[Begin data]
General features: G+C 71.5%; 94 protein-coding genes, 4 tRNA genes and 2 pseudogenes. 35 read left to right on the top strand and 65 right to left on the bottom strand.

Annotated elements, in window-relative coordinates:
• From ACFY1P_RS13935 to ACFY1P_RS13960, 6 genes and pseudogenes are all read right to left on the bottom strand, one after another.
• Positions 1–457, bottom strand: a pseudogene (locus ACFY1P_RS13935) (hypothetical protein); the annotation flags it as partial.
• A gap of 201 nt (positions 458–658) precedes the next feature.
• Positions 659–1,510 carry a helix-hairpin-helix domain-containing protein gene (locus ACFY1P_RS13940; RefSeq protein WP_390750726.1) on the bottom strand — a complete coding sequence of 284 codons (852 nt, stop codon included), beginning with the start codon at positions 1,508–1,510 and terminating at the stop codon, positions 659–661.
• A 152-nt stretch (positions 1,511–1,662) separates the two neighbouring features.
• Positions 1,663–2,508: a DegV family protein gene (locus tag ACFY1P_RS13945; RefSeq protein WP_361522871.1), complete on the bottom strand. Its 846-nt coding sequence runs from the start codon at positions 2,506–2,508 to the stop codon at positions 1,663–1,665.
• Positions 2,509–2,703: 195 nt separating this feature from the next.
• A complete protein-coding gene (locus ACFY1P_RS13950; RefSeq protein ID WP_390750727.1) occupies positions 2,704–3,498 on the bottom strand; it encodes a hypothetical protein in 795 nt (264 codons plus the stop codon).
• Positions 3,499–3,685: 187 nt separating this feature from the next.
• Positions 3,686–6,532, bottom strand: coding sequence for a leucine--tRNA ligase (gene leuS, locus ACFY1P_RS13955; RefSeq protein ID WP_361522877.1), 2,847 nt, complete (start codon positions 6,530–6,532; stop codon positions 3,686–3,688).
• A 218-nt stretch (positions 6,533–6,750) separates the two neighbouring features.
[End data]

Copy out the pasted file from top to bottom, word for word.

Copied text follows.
General features: G+C 71.5%; 94 protein-coding genes, 4 tRNA genes and 2 pseudogenes. 35 read left to right on the top strand and 65 right to left on the bottom strand.

Annotated elements, in window-relative coordinates:
• From ACFY1P_RS13935 to ACFY1P_RS13960, 6 genes and pseudogenes are all read right to left on the bottom strand, one after another.
• Positions 1–457, bottom strand: a pseudogene (locus ACFY1P_RS13935) (hypothetical protein); the annotation flags it as partial.
• A gap of 201 nt (positions 458–658) precedes the next feature.
• Positions 659–1,510 carry a helix-hairpin-helix domain-containing protein gene (locus ACFY1P_RS13940; RefSeq protein WP_390750726.1) on the bottom strand — a complete coding sequence of 284 codons (852 nt, stop codon included), beginning with the start codon at positions 1,508–1,510 and terminating at the stop codon, positions 659–661.
• A 152-nt stretch (positions 1,511–1,662) separates the two neighbouring features.
• Positions 1,663–2,508: a DegV family protein gene (locus tag ACFY1P_RS13945; RefSeq protein WP_361522871.1), complete on the bottom strand. Its 846-nt coding sequence runs from the start codon at positions 2,506–2,508 to the stop codon at positions 1,663–1,665.
• Positions 2,509–2,703: 195 nt separating this feature from the next.
• A complete protein-coding gene (locus ACFY1P_RS13950; RefSeq protein ID WP_390750727.1) occupies positions 2,704–3,498 on the bottom strand; it encodes a hypothetical protein in 795 nt (264 codons plus the stop codon).
• Positions 3,499–3,685: 187 nt separating this feature from the next.
• Positions 3,686–6,532, bottom strand: coding sequence for a leucine--tRNA ligase (gene leuS, locus ACFY1P_RS13955; RefSeq protein ID WP_361522877.1), 2,847 nt, complete (start codon positions 6,530–6,532; stop codon positions 3,686–3,688).
• A 218-nt stretch (positions 6,533–6,750) separates the two neighbouring features.